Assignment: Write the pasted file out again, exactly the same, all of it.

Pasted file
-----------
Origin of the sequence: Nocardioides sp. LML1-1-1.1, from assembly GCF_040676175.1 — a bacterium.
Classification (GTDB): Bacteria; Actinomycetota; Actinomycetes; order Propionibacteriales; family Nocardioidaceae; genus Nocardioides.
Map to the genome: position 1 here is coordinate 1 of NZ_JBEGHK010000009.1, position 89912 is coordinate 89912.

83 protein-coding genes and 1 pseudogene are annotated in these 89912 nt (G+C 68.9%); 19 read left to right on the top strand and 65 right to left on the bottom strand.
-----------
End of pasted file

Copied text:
Origin of the sequence: Nocardioides sp. LML1-1-1.1, from assembly GCF_040676175.1 — a bacterium.
Classification (GTDB): Bacteria; Actinomycetota; Actinomycetes; order Propionibacteriales; family Nocardioidaceae; genus Nocardioides.
Map to the genome: position 1 here is coordinate 1 of NZ_JBEGHK010000009.1, position 89912 is coordinate 89912.

83 protein-coding genes and 1 pseudogene are annotated in these 89912 nt (G+C 68.9%); 19 read left to right on the top strand and 65 right to left on the bottom strand.